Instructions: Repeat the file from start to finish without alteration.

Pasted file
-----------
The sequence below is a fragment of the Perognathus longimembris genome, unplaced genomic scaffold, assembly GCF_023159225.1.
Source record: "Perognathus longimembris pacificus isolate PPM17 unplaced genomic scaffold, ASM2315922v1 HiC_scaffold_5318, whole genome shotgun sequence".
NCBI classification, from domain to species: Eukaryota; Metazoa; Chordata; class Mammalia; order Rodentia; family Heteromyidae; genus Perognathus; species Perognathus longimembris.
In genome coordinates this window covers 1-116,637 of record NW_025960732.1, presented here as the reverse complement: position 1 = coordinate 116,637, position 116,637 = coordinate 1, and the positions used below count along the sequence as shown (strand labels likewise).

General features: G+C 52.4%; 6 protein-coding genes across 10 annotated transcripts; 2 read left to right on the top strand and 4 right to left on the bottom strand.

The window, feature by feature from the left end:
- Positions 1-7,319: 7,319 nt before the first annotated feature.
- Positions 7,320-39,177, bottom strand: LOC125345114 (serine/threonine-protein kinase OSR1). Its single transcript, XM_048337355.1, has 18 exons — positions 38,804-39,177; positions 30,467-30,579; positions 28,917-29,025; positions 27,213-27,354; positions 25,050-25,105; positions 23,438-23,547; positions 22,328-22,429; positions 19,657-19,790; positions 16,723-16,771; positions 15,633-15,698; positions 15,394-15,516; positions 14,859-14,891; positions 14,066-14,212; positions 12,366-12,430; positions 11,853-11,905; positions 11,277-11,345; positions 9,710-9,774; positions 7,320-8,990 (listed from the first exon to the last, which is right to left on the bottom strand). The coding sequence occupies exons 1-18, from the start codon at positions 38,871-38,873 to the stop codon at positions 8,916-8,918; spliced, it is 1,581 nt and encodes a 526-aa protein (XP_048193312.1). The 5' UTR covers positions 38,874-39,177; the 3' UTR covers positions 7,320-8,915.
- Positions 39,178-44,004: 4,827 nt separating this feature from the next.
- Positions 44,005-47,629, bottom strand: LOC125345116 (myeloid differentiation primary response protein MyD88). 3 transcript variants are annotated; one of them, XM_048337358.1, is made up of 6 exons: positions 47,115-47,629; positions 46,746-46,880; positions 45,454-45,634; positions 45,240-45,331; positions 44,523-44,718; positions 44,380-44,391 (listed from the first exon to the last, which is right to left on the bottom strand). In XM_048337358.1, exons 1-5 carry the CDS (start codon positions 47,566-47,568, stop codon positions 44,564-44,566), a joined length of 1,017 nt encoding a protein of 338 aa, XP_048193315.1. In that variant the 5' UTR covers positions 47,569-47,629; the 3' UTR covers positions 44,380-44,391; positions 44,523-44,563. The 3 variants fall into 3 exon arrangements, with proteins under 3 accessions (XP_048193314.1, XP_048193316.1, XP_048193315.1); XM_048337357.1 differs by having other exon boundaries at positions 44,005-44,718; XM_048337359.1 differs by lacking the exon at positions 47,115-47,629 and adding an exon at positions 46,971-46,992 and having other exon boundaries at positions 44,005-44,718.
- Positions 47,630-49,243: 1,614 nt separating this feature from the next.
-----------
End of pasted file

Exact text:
The sequence below is a fragment of the Perognathus longimembris genome, unplaced genomic scaffold, assembly GCF_023159225.1.
Source record: "Perognathus longimembris pacificus isolate PPM17 unplaced genomic scaffold, ASM2315922v1 HiC_scaffold_5318, whole genome shotgun sequence".
NCBI classification, from domain to species: Eukaryota; Metazoa; Chordata; class Mammalia; order Rodentia; family Heteromyidae; genus Perognathus; species Perognathus longimembris.
In genome coordinates this window covers 1-116,637 of record NW_025960732.1, presented here as the reverse complement: position 1 = coordinate 116,637, position 116,637 = coordinate 1, and the positions used below count along the sequence as shown (strand labels likewise).

General features: G+C 52.4%; 6 protein-coding genes across 10 annotated transcripts; 2 read left to right on the top strand and 4 right to left on the bottom strand.

The window, feature by feature from the left end:
- Positions 1-7,319: 7,319 nt before the first annotated feature.
- Positions 7,320-39,177, bottom strand: LOC125345114 (serine/threonine-protein kinase OSR1). Its single transcript, XM_048337355.1, has 18 exons — positions 38,804-39,177; positions 30,467-30,579; positions 28,917-29,025; positions 27,213-27,354; positions 25,050-25,105; positions 23,438-23,547; positions 22,328-22,429; positions 19,657-19,790; positions 16,723-16,771; positions 15,633-15,698; positions 15,394-15,516; positions 14,859-14,891; positions 14,066-14,212; positions 12,366-12,430; positions 11,853-11,905; positions 11,277-11,345; positions 9,710-9,774; positions 7,320-8,990 (listed from the first exon to the last, which is right to left on the bottom strand). The coding sequence occupies exons 1-18, from the start codon at positions 38,871-38,873 to the stop codon at positions 8,916-8,918; spliced, it is 1,581 nt and encodes a 526-aa protein (XP_048193312.1). The 5' UTR covers positions 38,874-39,177; the 3' UTR covers positions 7,320-8,915.
- Positions 39,178-44,004: 4,827 nt separating this feature from the next.
- Positions 44,005-47,629, bottom strand: LOC125345116 (myeloid differentiation primary response protein MyD88). 3 transcript variants are annotated; one of them, XM_048337358.1, is made up of 6 exons: positions 47,115-47,629; positions 46,746-46,880; positions 45,454-45,634; positions 45,240-45,331; positions 44,523-44,718; positions 44,380-44,391 (listed from the first exon to the last, which is right to left on the bottom strand). In XM_048337358.1, exons 1-5 carry the CDS (start codon positions 47,566-47,568, stop codon positions 44,564-44,566), a joined length of 1,017 nt encoding a protein of 338 aa, XP_048193315.1. In that variant the 5' UTR covers positions 47,569-47,629; the 3' UTR covers positions 44,380-44,391; positions 44,523-44,563. The 3 variants fall into 3 exon arrangements, with proteins under 3 accessions (XP_048193314.1, XP_048193316.1, XP_048193315.1); XM_048337357.1 differs by having other exon boundaries at positions 44,005-44,718; XM_048337359.1 differs by lacking the exon at positions 47,115-47,629 and adding an exon at positions 46,971-46,992 and having other exon boundaries at positions 44,005-44,718.
- Positions 47,630-49,243: 1,614 nt separating this feature from the next.